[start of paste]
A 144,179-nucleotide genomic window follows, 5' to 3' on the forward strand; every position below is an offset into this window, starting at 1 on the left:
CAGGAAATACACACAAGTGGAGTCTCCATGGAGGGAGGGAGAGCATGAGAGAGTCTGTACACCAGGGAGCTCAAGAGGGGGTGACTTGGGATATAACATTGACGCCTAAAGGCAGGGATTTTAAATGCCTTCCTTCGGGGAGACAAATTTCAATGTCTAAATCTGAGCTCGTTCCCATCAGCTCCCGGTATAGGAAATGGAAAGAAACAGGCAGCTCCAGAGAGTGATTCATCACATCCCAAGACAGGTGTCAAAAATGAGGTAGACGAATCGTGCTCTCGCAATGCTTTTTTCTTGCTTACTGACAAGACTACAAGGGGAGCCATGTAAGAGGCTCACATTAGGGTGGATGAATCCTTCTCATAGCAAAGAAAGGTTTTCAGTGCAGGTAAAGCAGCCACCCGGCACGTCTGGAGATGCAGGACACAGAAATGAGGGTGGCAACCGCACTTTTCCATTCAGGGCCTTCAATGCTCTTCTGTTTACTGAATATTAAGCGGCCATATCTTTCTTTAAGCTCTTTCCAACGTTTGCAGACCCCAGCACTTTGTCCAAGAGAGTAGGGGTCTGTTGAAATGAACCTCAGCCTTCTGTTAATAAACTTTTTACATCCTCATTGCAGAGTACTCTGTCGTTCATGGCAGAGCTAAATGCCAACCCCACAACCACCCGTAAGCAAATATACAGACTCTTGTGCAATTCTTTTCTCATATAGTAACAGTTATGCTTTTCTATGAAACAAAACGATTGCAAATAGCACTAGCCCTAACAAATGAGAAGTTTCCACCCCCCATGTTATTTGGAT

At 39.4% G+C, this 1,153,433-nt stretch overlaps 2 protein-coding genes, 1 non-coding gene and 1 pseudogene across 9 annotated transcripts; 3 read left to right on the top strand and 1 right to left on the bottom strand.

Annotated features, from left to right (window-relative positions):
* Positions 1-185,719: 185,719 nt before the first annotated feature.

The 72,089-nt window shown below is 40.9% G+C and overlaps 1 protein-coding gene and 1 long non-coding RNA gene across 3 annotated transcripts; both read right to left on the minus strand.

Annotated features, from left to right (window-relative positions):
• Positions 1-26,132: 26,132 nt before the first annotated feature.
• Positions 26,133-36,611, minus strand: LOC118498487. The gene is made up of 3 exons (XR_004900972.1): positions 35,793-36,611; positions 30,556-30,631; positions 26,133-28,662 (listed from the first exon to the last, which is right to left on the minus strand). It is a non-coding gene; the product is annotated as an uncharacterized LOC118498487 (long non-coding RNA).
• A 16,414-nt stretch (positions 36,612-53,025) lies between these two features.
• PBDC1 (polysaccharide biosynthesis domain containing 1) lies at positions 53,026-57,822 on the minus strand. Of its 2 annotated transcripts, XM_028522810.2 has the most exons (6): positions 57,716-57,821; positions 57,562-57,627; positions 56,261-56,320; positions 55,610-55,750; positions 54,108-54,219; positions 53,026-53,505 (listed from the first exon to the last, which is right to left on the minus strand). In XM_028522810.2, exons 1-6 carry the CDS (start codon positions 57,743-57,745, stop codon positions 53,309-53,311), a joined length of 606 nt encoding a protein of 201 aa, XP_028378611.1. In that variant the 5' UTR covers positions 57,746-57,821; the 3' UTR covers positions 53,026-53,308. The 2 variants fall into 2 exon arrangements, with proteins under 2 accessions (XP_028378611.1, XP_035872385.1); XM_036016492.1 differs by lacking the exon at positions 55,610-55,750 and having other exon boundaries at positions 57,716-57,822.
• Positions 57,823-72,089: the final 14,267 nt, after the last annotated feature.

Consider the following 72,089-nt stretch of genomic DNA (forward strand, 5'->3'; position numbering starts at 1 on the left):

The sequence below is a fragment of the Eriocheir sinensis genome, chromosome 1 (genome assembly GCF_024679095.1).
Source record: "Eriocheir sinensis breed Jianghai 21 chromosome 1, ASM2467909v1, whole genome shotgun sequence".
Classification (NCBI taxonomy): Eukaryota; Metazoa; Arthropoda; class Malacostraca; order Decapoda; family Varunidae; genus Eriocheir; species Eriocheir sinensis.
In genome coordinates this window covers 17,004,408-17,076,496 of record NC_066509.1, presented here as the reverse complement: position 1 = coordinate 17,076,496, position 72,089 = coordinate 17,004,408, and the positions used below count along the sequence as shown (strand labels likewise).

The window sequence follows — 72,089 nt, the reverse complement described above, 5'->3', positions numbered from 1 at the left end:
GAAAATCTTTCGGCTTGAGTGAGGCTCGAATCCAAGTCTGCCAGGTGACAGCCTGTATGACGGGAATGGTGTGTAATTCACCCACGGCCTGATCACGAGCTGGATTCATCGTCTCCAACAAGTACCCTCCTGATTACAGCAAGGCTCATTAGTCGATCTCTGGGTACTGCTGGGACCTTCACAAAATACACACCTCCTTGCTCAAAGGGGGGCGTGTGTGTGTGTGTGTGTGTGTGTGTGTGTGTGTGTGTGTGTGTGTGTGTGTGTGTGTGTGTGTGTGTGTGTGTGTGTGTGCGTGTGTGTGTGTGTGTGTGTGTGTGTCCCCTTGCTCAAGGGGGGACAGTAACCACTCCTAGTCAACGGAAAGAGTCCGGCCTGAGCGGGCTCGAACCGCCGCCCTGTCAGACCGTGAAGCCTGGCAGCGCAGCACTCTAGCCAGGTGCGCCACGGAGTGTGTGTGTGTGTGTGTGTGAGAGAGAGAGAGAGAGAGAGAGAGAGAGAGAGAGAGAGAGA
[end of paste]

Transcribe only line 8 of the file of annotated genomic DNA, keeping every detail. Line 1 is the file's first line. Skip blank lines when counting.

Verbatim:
• Positions 1-26,132: 26,132 nt before the first annotated feature.